In recent years Tumor Necrosis Factor alpha (TNF alfa) inhibitors have been highly effective in treating rheumatoid arthritis (RA). However, patients receiving these inhibitors have an increased risk of developing tuberculosis (TB). We describe a rare case of tuberculosis of the tongue in an RA patient treated with methotrexate (MTX) and the TNF alfa inhibitor adalimumab (ADA) for the previous six years. Pretreatment tuberculin skin test (TST) was negative. The patient was admitted to our division complaining of a sore throat for months. Clinical examination revealed a swollen non-healing ulcer at the base of the tongue, which was suspected to be a squamous cell carcinoma. Histopathological assessment unexpectedly revealed a chronic granulomatous inflammation compatible with tuberculosis. TST was strongly positive and the T Spot TB test was also reactive. MTX and ADA were discontinued and the patient received antituberculous treatment with complete healing of the lesion. After three months our patient had a worsening RA that was treated with MTX and rituximab with no TB related adverse events. This case highlights the importance of considering tuberculosis in the differential diagnosis of ulcerative lesions of the oral cavity, especially in immunocompromised patients treated with TNF alfa inhibitors. Rituximab can be a valid alternative therapy in such patients. PMID:24955803

Assante, Luca Rosario; Barra, Enrica; Bocchino, Marialuisa; Zuccarini, Giacomo; Ferrara, Gerardo; Sanduzzi, Alessandro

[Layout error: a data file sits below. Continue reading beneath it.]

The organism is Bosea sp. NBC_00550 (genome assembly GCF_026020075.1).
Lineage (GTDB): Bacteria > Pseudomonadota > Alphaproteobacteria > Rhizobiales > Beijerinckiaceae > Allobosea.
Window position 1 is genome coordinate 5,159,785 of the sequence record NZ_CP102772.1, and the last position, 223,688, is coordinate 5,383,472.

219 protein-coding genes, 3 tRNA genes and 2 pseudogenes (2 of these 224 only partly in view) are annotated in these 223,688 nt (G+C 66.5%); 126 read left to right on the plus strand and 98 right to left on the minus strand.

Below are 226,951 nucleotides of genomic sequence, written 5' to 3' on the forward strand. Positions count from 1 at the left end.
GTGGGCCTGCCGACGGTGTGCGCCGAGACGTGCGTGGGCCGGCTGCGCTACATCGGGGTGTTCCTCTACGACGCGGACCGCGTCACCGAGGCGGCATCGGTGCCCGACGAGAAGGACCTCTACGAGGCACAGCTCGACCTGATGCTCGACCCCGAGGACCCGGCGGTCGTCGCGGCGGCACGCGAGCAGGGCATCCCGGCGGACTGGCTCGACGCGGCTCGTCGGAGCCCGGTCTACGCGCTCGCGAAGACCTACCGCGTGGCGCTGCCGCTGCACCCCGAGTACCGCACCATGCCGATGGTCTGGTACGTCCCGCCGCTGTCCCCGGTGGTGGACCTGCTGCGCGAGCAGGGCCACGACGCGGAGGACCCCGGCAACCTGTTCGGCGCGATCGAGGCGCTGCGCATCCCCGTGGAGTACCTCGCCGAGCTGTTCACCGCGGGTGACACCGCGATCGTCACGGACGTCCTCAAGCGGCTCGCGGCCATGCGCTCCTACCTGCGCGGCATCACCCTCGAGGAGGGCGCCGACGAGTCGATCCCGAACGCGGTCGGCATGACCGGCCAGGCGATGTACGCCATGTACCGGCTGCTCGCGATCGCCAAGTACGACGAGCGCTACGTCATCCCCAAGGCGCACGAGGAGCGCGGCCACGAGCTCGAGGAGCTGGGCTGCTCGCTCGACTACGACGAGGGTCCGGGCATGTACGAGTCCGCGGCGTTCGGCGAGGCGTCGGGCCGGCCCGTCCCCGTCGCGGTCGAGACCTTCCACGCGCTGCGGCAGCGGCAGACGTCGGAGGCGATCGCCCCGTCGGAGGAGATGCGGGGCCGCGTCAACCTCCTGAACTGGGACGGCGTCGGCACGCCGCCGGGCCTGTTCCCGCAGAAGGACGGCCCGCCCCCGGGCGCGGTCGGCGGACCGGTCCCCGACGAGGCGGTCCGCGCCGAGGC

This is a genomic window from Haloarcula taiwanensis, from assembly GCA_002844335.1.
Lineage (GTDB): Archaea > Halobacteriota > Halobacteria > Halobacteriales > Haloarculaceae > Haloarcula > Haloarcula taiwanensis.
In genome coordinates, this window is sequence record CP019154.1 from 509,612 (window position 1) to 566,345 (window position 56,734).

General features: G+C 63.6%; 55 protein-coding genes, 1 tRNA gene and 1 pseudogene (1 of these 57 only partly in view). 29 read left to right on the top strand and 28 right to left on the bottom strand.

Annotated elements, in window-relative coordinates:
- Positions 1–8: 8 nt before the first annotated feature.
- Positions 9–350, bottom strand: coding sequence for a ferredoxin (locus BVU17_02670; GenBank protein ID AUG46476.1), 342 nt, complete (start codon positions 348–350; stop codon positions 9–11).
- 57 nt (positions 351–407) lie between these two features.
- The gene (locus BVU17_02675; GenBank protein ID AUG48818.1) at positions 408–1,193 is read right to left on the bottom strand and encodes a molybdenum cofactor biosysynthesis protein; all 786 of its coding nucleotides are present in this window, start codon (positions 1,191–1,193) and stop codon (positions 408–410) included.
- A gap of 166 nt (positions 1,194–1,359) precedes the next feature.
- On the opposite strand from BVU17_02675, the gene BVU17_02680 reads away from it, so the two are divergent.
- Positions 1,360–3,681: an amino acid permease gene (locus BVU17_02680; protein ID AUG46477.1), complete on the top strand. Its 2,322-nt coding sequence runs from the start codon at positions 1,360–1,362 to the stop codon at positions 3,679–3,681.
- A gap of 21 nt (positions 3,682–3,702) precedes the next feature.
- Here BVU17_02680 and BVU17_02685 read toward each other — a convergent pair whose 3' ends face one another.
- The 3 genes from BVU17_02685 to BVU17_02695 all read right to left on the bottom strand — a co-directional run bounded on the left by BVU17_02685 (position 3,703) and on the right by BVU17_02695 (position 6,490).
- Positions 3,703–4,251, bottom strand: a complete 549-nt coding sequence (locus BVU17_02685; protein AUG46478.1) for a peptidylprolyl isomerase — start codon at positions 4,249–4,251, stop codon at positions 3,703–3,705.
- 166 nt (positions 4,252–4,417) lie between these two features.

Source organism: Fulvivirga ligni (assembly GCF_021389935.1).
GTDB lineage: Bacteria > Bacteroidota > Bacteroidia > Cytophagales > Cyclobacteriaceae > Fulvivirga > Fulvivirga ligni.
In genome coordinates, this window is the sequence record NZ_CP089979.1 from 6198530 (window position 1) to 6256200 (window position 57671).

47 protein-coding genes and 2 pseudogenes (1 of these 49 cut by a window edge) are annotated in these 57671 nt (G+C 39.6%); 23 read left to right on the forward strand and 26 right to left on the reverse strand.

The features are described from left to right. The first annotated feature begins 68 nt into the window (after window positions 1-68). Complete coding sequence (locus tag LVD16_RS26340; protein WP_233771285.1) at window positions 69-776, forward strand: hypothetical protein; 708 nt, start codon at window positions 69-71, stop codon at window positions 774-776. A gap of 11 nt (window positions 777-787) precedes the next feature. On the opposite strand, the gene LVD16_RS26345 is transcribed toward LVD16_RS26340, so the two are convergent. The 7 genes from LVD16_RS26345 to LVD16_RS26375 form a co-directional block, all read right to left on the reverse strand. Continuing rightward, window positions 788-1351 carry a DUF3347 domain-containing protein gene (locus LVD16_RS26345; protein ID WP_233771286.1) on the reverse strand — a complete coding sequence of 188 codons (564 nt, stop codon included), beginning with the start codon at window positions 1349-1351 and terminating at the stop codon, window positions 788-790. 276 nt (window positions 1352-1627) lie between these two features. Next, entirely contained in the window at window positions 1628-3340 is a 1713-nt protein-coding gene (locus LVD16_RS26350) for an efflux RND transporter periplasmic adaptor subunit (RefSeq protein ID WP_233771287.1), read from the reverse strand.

2014-06-01

151

Drug tolerance in Mycobacterium tuberculosis.  

PubMed

Although Mycobacterium tuberculosis is eradicated rapidly during therapy in some patients with pulmonary tuberculosis, it can persist for many months in others. This study examined the relationship between mycobacterial drug tolerance (delayed killing in vitro), persistence, and relapse. It was performed with 39 fully drug-susceptible isolates from a prospective trial of standard short-course antituberculous therapy with sputum smear-positive, human immunodeficiency virus-uninfected subjects with pulmonary tuberculosis in Brazil and Uganda. The rate of killing in vitro was determined by monitoring the growth index (GI) in BACTEC 12B medium after addition of drug to established cultures and was measured as the number of days required for 99% sterilization. Drugs differed significantly in bactericidal activity, in the following order from greatest to least, rifampin > isoniazid-ethambutol > ethambutol (P < 0.001). Isolates from subjects who had relapses (n = 2) or in whom persistence was prolonged (n = 1) were significantly more tolerant of isoniazid-ethambutol and rifampin than isolates from other subjects (P < 0.01). More generally, the duration of persistence during therapy was predicted by strain tolerance to isoniazid and rifampin (P = 0.012 and 0.026, respectively). Tolerance to isoniazid-ethambutol and tolerance to rifampin were highly correlated (P < 0.001). Tolerant isolates did not differ from others with respect to the MIC of isoniazid; the rate of killing of a tolerant isolate by isoniazid-ethambutol was not increased at higher drug concentrations. These observations suggest that tolerance may not be due to drug-specific mechanisms. Tolerance was of the phenotypic type, although increased tolerance appeared to emerge after prolonged drug exposure in vivo. This study suggests that drug tolerance may be an important determinant of the outcome of therapy for tuberculosis. PMID:10543735

Wallis, R S; Patil, S; Cheon, S H; Edmonds, K; Phillips, M; Perkins, M D; Joloba, M; Namale, A; Johnson, J L; Teixeira, L; Dietze, R; Siddiqi, S; Mugerwa, R D; Eisenach, K; Ellner, J J

1999-11-01

152

Update on latent tuberculosis infection.  

PubMed